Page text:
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Why Moneyball Got So Much Of The True Story Wrong

The sports biopic Moneyball was a solid success at the box office when it arrived late in 2011, that made an even bigger splash when it was nominated for six Oscars a few months later. Brad Pitt received a nomination for Best Actor, Jonah Hill went up for Best Supporting Actor, Aaron Sorkin and Steven Zaillian received nods for Best Adapted Screenplay, and the whole thing competed for Best Picture. While the film ultimately walked away empty-handed that night, it was a strong show of support from the critical community for an innovative and entertaining film.

However, any film based on a true story, and especially one that revolved around a fundamental reevaluation of the American national pastime, causes viewers to wonder how much was true. Some of the discrepancies between Moneyball and reality are on the surface, such as the fictional overweight analyst Peter Brand (Jonah Hill), who nervously joins Billy Beane (Brad Pitt) at the Oakland Athletics after being spotted during a meeting. In reality, according to NBC Sports, Peter Brand is a stand-in for Paul DePodesta, an athletic assistant GM who had started with the baseball club not as an analyst but as one of the scouts that Billy rejects in the film.

While most moviegoers are comfortable with the idea that details and character traits in a film get nudged one way or another, sports journalist Allen Barra contends that there were core problems with Moneyball that made the movie misleading. Here is why Moneyball got so much of the true story wrong.

Moneyball's problems start with the original Micheal Lewis book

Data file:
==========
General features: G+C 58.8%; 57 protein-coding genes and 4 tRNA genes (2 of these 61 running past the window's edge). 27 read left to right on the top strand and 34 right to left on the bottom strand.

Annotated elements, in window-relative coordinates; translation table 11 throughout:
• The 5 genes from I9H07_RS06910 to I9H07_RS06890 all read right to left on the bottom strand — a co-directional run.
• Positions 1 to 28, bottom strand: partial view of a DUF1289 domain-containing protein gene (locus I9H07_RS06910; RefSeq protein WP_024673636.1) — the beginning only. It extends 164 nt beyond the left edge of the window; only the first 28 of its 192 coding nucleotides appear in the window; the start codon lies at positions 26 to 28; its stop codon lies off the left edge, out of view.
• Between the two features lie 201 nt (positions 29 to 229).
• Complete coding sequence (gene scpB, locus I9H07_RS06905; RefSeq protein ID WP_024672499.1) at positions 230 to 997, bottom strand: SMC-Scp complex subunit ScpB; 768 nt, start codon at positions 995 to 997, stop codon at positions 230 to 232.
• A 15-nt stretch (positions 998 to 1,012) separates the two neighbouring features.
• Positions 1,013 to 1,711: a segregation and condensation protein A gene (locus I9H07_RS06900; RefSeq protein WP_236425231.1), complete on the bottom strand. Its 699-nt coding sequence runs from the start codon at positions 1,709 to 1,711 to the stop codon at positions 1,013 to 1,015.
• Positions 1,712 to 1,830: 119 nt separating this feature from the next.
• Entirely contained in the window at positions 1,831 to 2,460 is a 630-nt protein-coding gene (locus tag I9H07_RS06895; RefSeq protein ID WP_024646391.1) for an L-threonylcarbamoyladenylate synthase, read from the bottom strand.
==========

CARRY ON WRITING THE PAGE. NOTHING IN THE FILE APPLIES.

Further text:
In an article published in The Atlantic shortly after the premiere of Moneyball, writer Allen Barra takes aim at the almost mythical status of Billy Beane, the GM of the Oakland Athletics portrayed by Brad Pitt. Barra argues that the film fails to accurately represent the team's success because the 2003 book Moneyball: The Art of Winning an Unfair Game by Micheal Lewis had essential flaws. As Barra says, "Throughout the book, Lewis makes it clear that he doesn't understand baseball."

While that's a pretty solid opening volley, Barra makes some compelling points. He notes that both the film and the book highlight Chad Bradford, the unconventional pitcher whose low throwing style led him to be discounted by other major league organizations, but barely mention the three starting pitchers who formed the core of the team.

Likewise, both the film and the book take time to highlight Scott Hatteberg (Chris Pratt), the injured catcher trained as a first baseman whose solid on-base percentages earn him another chance on Billy's team. Barely mentioned is Miguel Tejada, the shortstop superstar of the 2002 Oakland Athletics, who hit 32 home runs that season. Barra says, "But Hatteberg reached base the Beane way by walking 68 times, so he gets the lion's share of the ink in Moneyball."

While the Oakland Athletics did have a tremendous year in 2002, Barra feels that "Lewis's misunderstanding of baseball has led a legion of sportswriters and fans to revere Billy Beane." That reverence, Barra explains, is not sufficiently backed up by successes like World Series titles — which is why he argues that Moneyball, the book or the film, is not a fair representation of the true story.